August 13, 2019

Sen. Bernie Sanders (I-Vt.) on Monday accused The Washington Post of writing biased articles about him due to his criticism of the newspaper's owner, Amazon CEO Jeff Bezos.

While Sanders did not mention any specific articles, the Post published a piece last month about an internal conflict between his 2020 presidential campaign's management and unionized campaign workers. Sanders has been a vocal critic of Amazon's labor practices, pressuring the company to bump its minimum wage up to $15 per hour, and was outraged over reports that Amazon may not have paid any taxes in 2018.

During a town hall in Wolfeboro, New Hampshire, Sanders brought up the tax issue, and said, "See, I talk about that all of the time. And then I wonder why The Washington Post — which is owned by Jeff Bezos, who owns Amazon — doesn't write particularly good articles about me. I don't know why. But I guess maybe there's a connection. Maybe we helped raise the minimum wage at Amazon to $15 an hour as well." The Post reports he said the same thing later in the day during a town hall in North Conway, New Hampshire.


In a statement, the Post's executive editor, Martin Baron, said Sanders is "a member of a large club of politicians — of every ideology — who complain about their coverage. Contrary to the conspiracy theory the senator seems to favor, Jeff Bezos allows our newsroom to operate with full independence, as our reporters and editors can attest." Catherine Garcia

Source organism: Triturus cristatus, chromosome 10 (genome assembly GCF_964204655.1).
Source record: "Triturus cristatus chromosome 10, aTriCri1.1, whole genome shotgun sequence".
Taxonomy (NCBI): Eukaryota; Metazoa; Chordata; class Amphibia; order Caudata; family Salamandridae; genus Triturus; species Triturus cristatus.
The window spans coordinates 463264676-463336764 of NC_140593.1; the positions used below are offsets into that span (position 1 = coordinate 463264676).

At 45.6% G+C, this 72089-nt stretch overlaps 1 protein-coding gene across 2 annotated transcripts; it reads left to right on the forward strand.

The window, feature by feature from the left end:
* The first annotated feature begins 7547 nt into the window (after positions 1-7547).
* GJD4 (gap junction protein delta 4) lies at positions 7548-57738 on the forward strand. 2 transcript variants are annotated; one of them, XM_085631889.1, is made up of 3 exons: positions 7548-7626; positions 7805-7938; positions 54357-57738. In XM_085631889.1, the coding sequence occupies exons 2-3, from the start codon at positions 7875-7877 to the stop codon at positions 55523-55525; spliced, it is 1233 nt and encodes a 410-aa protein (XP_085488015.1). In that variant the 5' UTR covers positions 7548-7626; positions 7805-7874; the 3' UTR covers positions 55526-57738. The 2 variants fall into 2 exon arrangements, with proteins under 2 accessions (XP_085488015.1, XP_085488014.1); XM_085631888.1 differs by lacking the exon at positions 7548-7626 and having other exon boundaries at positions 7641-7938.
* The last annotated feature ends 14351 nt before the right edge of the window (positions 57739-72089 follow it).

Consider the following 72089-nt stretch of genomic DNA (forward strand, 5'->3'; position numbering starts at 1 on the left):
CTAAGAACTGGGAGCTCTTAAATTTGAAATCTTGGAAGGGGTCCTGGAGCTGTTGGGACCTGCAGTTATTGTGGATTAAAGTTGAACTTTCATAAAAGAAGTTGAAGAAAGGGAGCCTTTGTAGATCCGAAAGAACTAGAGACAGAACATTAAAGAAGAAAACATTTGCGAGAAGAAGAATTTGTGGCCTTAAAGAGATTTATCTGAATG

10:05 p.m.

Texas Gov. Greg Abbott (R) on Wednesday evening said Texans who lost power for several days last week during a severe winter storm "deserve answers" and will "get those answers" soon.

The nonprofit Electric Reliability Council of Texas (ERCOT) operates the state's electrical grid, and when almost half the power usually available to the grid went offline amid the storm, millions of homes and businesses found themselves in the dark. "The fact is, power generation from all sources buckled under the harsh, freezing winter weather," Abbott said. "That includes natural gas, coal, nuclear, as well as wind and solar." Last week, Abbott said there were just wind and solar failures, but then walked back his comments.

Abbott is putting the blame for the power outages squarely on ERCOT, saying the agency falsely claimed the grid was prepared for the winter. Abbott wants state lawmakers to reform ERCOT and complete the winterization of the power system during this legislative session, and said it "will not end until we fix these problems." The Texas Tribune reports that energy experts say it will be expensive and difficult to retrofit plants in Texas to handle the cold. Abbott has said the state should fund winterizaton efforts, but it's not clear how much that would cost. Catherine Garcia

8:32 p.m.

Articles of impeachment have been filed against South Dakota Attorney General Jason Ravnsborg (R), after new evidence emerged in a fatal car crash he was involved in last September.

The accident took place at around 10:30 p.m. on Sept. 12, as Ravnsborg drove home from a Republican fundraiser. Ravnsborg initially told investigators he thought he hit an animal, but after returning to the scene the next day, he found the body of 55-year-old Joseph Boever. Ravnsborg was charged with three misdemeanors last week — careless driving, driving out of his lane, and operating a motor vehicle while on his phone — and faces up to 90 days in jail and a $1,500 fine.